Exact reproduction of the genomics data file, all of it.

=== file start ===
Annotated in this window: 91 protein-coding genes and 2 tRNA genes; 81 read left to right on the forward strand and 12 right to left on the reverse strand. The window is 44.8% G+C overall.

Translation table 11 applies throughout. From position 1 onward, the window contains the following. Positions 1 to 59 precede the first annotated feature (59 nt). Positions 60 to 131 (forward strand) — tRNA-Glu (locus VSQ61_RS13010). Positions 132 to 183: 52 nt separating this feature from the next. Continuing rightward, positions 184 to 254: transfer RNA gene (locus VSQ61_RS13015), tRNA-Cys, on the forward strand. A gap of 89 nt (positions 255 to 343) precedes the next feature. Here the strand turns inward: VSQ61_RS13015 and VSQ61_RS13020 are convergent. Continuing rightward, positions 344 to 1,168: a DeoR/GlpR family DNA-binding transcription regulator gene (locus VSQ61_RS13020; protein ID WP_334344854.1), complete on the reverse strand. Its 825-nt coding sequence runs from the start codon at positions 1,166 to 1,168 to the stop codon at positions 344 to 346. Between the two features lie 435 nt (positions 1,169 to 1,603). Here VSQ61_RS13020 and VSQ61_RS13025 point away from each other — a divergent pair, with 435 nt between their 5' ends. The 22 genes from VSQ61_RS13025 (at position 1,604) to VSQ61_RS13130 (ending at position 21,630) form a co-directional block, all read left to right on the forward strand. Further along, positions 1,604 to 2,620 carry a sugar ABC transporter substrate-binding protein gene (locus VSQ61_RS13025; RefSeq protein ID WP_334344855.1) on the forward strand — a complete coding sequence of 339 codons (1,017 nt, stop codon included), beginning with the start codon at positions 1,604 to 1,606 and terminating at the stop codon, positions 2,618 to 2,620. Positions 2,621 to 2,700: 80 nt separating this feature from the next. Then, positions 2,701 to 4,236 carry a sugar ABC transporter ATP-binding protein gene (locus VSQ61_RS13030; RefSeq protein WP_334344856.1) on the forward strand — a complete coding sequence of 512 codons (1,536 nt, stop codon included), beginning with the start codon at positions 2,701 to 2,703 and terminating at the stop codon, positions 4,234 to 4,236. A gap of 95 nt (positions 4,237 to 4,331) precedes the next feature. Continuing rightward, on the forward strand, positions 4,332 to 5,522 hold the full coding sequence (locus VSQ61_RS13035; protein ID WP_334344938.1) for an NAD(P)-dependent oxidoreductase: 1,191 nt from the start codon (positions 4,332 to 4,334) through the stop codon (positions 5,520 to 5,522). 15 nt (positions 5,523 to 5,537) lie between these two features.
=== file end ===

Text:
Annotated in this window: 91 protein-coding genes and 2 tRNA genes; 81 read left to right on the forward strand and 12 right to left on the reverse strand. The window is 44.8% G+C overall.

Translation table 11 applies throughout. From position 1 onward, the window contains the following. Positions 1 to 59 precede the first annotated feature (59 nt). Positions 60 to 131 (forward strand) — tRNA-Glu (locus VSQ61_RS13010). Positions 132 to 183: 52 nt separating this feature from the next. Continuing rightward, positions 184 to 254: transfer RNA gene (locus VSQ61_RS13015), tRNA-Cys, on the forward strand. A gap of 89 nt (positions 255 to 343) precedes the next feature. Here the strand turns inward: VSQ61_RS13015 and VSQ61_RS13020 are convergent. Continuing rightward, positions 344 to 1,168: a DeoR/GlpR family DNA-binding transcription regulator gene (locus VSQ61_RS13020; protein ID WP_334344854.1), complete on the reverse strand. Its 825-nt coding sequence runs from the start codon at positions 1,166 to 1,168 to the stop codon at positions 344 to 346. Between the two features lie 435 nt (positions 1,169 to 1,603). Here VSQ61_RS13020 and VSQ61_RS13025 point away from each other — a divergent pair, with 435 nt between their 5' ends. The 22 genes from VSQ61_RS13025 (at position 1,604) to VSQ61_RS13130 (ending at position 21,630) form a co-directional block, all read left to right on the forward strand. Further along, positions 1,604 to 2,620 carry a sugar ABC transporter substrate-binding protein gene (locus VSQ61_RS13025; RefSeq protein ID WP_334344855.1) on the forward strand — a complete coding sequence of 339 codons (1,017 nt, stop codon included), beginning with the start codon at positions 1,604 to 1,606 and terminating at the stop codon, positions 2,618 to 2,620. Positions 2,621 to 2,700: 80 nt separating this feature from the next. Then, positions 2,701 to 4,236 carry a sugar ABC transporter ATP-binding protein gene (locus VSQ61_RS13030; RefSeq protein WP_334344856.1) on the forward strand — a complete coding sequence of 512 codons (1,536 nt, stop codon included), beginning with the start codon at positions 2,701 to 2,703 and terminating at the stop codon, positions 4,234 to 4,236. A gap of 95 nt (positions 4,237 to 4,331) precedes the next feature. Continuing rightward, on the forward strand, positions 4,332 to 5,522 hold the full coding sequence (locus VSQ61_RS13035; protein ID WP_334344938.1) for an NAD(P)-dependent oxidoreductase: 1,191 nt from the start codon (positions 4,332 to 4,334) through the stop codon (positions 5,520 to 5,522). 15 nt (positions 5,523 to 5,537) lie between these two features.